I am as certain as it’s possible to be that God doesn’t want me in Indonesia – I’d feel like Jonah disobeying God if I went there now (and I hear that didn’t work out). The other two main reasons for giving up Indonesia were that I love my writing more (when I’m in Indonesia I find I write non-fiction, which isn’t what I most love), and it was pretty clear that the main reason I wanted to go to Indonesia in the first place was to suffer.

One sure-fire way to feel special and close to God is by sacrificing a lot in a great cause. But throwing myself into increasingly painful situations in order to feel okay about myself isn’t the right way to go about it.

But I gotta tell you, switching destinies from, “Helping poor third-world children” to “sitting in my room typing up books that no-one reads” is crushing. Every day.

Writing books sort of counts as a “project in which I can contribute” except that I’m not contributing anything of worth – in my opinion.

 If I suffer, it’s because I’m doing a whole lot of work that no-one cares about (which is where publishing comes in – and it’ll probably happen eventually, which’ll mean, since I definitely have someone to love, that I’ll be scoring at least 2 out of 3).

This interpretation of the meaningful life at least justifies how much lack of publication hurts. Writing meaningless books that are paid for (and read by the public) is obviously more life-affirming that writing meaningless books that I have to pay someone to read.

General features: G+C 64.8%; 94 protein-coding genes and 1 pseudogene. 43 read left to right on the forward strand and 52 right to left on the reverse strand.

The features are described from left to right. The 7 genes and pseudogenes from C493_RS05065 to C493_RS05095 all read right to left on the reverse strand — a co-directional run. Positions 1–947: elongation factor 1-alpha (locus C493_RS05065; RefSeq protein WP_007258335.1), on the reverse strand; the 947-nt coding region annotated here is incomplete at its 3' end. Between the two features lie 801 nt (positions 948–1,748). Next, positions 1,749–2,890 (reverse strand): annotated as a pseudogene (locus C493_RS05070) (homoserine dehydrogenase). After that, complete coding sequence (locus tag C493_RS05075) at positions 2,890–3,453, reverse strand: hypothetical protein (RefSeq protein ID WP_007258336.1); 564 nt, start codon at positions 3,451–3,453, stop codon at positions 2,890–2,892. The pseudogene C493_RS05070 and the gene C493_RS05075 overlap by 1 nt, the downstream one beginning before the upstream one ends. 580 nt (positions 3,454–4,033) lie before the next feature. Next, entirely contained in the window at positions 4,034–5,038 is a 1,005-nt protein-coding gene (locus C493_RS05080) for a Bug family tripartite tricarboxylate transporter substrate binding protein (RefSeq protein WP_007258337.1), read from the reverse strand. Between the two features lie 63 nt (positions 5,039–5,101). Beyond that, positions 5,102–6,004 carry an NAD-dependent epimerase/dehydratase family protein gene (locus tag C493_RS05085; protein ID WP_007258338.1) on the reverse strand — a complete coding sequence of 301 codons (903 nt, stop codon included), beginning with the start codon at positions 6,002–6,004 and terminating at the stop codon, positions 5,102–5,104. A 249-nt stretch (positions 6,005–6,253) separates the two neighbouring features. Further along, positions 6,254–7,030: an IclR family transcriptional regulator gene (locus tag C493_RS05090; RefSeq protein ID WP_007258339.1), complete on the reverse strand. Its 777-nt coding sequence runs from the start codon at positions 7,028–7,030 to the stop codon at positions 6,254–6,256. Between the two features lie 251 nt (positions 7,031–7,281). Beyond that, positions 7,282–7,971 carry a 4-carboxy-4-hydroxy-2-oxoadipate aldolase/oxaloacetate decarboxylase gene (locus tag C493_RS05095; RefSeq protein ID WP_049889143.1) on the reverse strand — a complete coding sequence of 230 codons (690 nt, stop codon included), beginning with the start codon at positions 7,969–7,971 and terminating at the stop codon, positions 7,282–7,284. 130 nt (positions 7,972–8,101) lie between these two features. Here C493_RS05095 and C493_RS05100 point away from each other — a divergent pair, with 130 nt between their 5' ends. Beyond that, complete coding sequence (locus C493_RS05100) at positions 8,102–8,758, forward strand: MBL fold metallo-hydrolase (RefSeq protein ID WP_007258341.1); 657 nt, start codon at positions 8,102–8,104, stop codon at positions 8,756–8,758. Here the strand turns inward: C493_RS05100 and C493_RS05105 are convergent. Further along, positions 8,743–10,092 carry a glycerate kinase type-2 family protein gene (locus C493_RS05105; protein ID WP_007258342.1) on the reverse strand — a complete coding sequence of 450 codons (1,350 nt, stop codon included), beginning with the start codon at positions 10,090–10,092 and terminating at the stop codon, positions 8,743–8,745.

Which brings me to Garth Nix. You all know I adore “Sabriel” with a passion verging on that of an internet stalker. I’ve read it about four times this year alone. But in some ways I love “Lirael” and “Abhorsen” (books 2 and 3 in the trilogy, but they’re really one massive story) more.

I admire “Sabriel” because it’s brilliantly written, but my stalker-love stems from the fact that Sabriel is such a hero. She has a great cause, and she sacrifices everything for it. In short, she’s exactly who I’d like to be – and metaphorically, a close match to my Indonesia-travelling self. Too bad my Indonesia-travelling self is dead.

Lirael’s story is much closer to my own. Throughout the 600-word book, she wants one thing: The psychic gift that every single person in her community has. Without that gift, she can’t contribute to her society, and she is still considered a child. At the end of the book, she finds out that she has a different gift – a gift which was (in part) perfectly obvious, but which never seemed important to Lirael. She will never get the destiny she wanted – but she does have another that no-one else in any of the three books possesses.

It’s not a triumphant ending. In some ways, Lirael’s discovery comes as a relief. In other ways, it’s devastating – the final realisation that she will never be what she’s wanted to be all her life. (It parallels a discovery by the other main character, Sameth.)